US dumps INF Treaty: Nato seeks constructive relation with Russia
Moscow, Feb 2: The US might has eventually taken the step of withdrawing from the Intermediate-Range Nuclear Forces (INF) Treaty starting from Saturday, February 2.
President Donald Trump has vowed to work on options related to military response to deny Russia from gaining advantage and work closely with its allies including the Nato members but according to Russia's TASS News Agency, the military alliance stresses on a constructive relationship with Russia despite the US's withdrawal from the treaty, a statement from Brussels said on Friday, February 1.
"We continue to aspire to a constructive relationship with Russia, when Russia's actions make that possible," the statement read.
The alliance also placed responsibility for the US exiting the INF treaty on Russia. The pull-out procedure will take six months.
The announcement of the US's pulling out of the INF Treaty, yet another international mechanism, was made by Secretary of State Mike Pompeo who said Washington would not abide by the treaty's obligations from February 2.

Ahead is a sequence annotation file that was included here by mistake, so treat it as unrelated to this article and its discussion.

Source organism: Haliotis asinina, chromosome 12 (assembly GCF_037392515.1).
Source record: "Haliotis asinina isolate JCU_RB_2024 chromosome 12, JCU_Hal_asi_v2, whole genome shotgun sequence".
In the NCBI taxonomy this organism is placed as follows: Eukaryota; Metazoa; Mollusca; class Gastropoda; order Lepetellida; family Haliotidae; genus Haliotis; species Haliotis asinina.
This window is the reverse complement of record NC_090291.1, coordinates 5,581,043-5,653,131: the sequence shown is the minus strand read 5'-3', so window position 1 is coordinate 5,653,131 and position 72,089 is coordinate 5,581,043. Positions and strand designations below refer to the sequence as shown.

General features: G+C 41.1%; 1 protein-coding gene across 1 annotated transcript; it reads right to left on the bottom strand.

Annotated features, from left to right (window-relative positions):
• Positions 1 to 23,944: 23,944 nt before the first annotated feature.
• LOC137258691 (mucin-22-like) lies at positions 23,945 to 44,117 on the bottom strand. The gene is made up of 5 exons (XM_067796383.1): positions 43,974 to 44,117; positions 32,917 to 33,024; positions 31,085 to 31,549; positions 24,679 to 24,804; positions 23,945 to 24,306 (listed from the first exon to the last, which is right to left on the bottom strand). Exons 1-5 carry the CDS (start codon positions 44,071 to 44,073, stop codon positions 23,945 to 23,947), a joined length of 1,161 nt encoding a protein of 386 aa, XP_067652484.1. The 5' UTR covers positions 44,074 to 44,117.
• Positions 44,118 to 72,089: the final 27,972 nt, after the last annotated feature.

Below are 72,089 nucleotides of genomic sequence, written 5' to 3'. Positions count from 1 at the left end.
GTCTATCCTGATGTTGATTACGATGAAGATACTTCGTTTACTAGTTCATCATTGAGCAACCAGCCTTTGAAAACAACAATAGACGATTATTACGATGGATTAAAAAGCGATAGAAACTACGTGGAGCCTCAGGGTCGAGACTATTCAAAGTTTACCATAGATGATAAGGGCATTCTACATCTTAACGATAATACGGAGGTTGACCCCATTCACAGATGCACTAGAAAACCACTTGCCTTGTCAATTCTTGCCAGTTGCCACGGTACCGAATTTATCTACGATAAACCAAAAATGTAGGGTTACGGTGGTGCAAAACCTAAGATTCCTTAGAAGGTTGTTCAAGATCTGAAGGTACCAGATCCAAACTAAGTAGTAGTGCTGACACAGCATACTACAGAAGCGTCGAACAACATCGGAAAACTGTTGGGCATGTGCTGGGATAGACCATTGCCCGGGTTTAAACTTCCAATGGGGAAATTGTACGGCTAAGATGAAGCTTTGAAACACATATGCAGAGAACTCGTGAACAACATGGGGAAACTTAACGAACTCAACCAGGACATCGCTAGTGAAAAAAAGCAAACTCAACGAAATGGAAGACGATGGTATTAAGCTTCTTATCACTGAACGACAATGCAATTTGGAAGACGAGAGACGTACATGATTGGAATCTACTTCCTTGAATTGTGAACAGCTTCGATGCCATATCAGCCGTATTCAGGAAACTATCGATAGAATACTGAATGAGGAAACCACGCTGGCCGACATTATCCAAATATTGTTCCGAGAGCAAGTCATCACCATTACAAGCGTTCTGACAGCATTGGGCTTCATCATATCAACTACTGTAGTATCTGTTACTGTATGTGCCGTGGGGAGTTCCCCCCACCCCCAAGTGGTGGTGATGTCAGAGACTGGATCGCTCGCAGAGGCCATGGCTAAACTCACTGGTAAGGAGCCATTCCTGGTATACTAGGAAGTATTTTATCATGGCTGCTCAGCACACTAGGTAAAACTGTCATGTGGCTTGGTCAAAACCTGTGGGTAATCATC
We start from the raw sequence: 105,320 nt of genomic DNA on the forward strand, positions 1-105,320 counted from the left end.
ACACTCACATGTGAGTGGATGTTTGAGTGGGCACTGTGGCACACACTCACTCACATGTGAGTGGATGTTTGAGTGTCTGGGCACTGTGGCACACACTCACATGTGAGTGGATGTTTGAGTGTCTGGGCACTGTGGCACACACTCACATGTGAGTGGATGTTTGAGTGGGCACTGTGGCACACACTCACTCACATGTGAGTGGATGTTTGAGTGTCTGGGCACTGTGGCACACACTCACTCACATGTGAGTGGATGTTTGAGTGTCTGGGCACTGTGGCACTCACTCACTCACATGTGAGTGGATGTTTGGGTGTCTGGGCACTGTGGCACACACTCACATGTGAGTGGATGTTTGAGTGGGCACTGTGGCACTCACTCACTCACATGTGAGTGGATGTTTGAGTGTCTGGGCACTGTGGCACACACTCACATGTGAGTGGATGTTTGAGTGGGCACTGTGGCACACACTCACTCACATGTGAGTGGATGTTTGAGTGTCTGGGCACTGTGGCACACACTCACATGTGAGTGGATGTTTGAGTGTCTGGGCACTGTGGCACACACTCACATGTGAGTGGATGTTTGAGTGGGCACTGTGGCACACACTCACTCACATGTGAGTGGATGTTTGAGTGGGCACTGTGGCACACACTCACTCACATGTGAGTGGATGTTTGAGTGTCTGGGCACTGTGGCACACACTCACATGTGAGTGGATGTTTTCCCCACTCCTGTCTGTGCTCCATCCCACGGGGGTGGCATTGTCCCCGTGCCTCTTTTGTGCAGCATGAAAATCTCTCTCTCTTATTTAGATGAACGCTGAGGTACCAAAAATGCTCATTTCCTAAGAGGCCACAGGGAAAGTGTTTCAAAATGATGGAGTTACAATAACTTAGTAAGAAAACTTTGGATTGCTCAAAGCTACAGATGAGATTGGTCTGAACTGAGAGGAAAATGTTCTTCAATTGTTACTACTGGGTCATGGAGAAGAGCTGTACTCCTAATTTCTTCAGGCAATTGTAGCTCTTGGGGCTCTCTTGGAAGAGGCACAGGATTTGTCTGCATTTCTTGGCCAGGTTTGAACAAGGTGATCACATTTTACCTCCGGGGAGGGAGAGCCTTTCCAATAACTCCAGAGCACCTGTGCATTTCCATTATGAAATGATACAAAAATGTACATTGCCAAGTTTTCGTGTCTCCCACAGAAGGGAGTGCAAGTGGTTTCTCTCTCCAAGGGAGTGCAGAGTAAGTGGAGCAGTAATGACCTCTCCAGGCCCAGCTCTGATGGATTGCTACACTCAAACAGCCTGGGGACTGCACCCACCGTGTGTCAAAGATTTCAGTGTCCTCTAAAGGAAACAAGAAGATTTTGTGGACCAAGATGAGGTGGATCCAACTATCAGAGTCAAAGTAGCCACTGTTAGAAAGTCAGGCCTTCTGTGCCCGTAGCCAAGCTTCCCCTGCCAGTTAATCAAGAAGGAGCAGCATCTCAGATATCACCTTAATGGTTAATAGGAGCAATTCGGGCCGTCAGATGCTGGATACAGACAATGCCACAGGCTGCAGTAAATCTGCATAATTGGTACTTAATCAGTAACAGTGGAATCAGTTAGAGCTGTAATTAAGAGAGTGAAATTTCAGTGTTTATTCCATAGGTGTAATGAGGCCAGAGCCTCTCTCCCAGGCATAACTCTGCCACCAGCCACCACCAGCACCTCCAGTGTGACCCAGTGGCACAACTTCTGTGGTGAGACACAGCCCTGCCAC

Trump said earlier that the US would no longer remain the only side to abide by a treaty. The US has been accusing Russia of not honouring the treaty obligations for some time now. Trump expressed his intention to pull the US out of it in October last year.
An American official said on Friday that the US would notify Russia and other post-Soviet states via diplomatic channels of the US's decision to apply Article 15 of the 1987 treaty and to suspend its obligations under the same, the TASS report added.
Signed by the US and erstwhile Soviet Union in December 1987, the INF Treaty applies to deployed and non-deployed ground missiles of intermediate range (1,000-5,000 kilometres) and shorter range (500-1,000 kilometres).
It was signed by late American president Ronald Reagan and former Soviet leader Mikhail Gorbachev.